Australians could be given faster and more accurate warnings in the face of devastating floods using satellite technology and radar imaging sensors, a Queensland study shows.
Scientists have combined optical satellite images with information from imaging radar satellites, allowing them to peer through cloud cover.
Researchers from the University of Queensland say the data is more detailed and could allow authorities to protect and warn communities at risk.
Monitoring floods was challenging for authorities as flood waters rise and recede over a matter of days, Professor Noam Levin from UQ's School of Earth and Environmental Sciences said.
"While large satellites in the past provided images every seven to 14 days, now groups of small satellites can collect several images a day over the same location," Prof Levin said.
"Radar imaging sensors can provide images at night or on days with thick cloud cover - a huge advantage in stormy conditions.
"They use a flash, like on a camera, and the light is sent at wavelengths between 1mm and 1.0m, which can pass through clouds and smoke."
During Brisbane's deadly February 2022 floods, researchers combined satellite daytime pictures showing the extent of the flood with imaging radar and optical night-time data of the lights associated with human activity.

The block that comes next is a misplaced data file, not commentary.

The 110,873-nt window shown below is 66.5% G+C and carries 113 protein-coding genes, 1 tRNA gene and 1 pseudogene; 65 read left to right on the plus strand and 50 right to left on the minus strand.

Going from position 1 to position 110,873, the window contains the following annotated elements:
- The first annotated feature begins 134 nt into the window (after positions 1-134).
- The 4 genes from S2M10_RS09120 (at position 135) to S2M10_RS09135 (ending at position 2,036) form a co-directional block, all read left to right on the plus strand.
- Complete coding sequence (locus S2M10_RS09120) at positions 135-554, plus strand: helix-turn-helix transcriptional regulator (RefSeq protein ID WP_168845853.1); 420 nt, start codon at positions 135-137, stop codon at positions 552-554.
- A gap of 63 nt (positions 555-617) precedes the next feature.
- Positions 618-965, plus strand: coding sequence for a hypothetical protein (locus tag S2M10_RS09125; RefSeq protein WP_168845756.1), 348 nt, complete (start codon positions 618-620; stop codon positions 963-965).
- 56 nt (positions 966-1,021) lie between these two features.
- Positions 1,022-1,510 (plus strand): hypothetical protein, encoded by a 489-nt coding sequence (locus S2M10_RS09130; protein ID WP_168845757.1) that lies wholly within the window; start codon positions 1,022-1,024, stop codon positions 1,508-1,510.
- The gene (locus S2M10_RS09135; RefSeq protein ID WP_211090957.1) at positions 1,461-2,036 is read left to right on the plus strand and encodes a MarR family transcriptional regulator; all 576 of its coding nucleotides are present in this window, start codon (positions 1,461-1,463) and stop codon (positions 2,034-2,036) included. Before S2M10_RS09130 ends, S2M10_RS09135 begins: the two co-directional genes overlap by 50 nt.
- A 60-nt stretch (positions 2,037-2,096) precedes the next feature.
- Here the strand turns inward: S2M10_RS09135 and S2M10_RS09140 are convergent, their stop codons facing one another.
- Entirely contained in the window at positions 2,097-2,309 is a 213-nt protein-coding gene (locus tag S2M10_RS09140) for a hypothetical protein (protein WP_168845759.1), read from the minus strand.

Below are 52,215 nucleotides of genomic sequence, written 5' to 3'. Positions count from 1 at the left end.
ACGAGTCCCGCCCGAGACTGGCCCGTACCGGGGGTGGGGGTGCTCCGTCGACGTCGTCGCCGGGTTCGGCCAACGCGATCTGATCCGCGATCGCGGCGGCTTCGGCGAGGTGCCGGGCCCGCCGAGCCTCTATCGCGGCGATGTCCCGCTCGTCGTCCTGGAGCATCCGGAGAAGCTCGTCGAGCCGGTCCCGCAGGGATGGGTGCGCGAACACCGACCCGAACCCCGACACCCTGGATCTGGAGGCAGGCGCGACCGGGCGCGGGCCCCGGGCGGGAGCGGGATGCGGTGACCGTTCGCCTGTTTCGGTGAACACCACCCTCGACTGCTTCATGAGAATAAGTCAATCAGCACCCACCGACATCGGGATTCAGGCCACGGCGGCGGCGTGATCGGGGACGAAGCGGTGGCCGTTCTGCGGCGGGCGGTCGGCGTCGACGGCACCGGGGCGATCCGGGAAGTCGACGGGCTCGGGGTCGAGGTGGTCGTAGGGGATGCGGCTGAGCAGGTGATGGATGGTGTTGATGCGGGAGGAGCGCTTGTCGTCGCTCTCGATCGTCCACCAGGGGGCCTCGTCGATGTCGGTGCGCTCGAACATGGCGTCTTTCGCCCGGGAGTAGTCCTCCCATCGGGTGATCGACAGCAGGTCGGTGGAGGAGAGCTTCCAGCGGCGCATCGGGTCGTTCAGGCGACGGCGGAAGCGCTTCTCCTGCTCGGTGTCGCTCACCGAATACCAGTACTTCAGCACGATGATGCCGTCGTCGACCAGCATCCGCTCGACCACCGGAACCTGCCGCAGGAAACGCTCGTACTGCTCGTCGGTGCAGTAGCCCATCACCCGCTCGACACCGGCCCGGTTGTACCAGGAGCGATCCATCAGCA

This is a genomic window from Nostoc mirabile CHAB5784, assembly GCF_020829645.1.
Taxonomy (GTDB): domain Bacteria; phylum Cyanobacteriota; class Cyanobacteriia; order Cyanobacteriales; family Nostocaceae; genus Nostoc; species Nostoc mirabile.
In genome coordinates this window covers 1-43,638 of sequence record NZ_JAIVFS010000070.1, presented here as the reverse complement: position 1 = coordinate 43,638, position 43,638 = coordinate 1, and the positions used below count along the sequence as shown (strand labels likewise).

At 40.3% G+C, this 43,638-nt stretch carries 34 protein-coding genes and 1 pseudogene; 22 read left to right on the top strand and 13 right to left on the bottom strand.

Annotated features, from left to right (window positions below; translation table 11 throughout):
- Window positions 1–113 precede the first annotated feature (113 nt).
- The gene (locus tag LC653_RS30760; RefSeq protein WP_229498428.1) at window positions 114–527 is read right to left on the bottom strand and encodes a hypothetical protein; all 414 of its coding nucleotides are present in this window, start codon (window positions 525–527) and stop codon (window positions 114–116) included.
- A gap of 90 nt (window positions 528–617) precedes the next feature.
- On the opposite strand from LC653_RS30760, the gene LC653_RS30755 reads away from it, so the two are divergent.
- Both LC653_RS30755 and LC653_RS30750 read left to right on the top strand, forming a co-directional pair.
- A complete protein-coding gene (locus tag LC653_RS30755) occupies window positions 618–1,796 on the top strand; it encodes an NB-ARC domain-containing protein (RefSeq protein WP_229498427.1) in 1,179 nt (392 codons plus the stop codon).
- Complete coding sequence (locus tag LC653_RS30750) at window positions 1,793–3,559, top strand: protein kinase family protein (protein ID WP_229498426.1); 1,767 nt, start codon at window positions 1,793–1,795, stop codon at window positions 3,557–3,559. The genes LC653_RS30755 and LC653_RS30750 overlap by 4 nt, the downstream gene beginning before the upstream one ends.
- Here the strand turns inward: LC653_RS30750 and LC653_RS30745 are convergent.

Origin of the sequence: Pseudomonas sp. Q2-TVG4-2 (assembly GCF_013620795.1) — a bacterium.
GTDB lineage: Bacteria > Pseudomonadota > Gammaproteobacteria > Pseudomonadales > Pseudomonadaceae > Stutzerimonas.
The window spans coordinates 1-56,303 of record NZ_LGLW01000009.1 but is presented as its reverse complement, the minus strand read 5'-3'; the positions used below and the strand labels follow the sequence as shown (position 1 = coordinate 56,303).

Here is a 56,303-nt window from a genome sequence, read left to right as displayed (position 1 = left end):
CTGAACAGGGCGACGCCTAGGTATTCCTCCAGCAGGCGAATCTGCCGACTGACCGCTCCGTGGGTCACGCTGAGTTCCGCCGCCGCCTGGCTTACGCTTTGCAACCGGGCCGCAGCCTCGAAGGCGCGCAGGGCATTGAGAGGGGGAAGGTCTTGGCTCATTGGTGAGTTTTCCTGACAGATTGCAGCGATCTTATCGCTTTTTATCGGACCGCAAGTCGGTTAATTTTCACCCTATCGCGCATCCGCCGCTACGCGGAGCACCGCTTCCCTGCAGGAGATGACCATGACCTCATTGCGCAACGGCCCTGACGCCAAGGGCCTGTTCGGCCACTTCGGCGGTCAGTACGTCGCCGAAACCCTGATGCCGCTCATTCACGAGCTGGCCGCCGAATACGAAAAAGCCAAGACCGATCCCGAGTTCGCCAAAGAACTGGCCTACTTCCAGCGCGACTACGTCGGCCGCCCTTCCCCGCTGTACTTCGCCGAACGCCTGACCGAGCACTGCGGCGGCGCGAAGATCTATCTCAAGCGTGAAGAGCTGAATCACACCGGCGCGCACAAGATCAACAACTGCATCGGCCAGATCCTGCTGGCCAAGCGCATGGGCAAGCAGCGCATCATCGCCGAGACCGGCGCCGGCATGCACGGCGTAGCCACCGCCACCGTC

"We could see which areas became dark as the flood waters encroached," Professor Levin said.
"We matched this with data from river gauges operated by the Bureau of Meteorology and with changes in electricity loads reported by Energex, the power supplier."
Using existing flood monitoring and modelling technologies, the technique could change the way flood events were monitored.
"With faster update times - at least twice a day - and more accurate and timely data, agencies monitoring the floods can assess changes and alert people in at-risk areas," co-author Professor Stuart Phinn said.
"This technique can also be used post-disaster to assess the extent of damage, direct recovery efforts and for the assessment of insurance claims."
The team used optical satellites from Planet Inc and from NASA's VIIRS, as well as imaging radar satellites from Capella.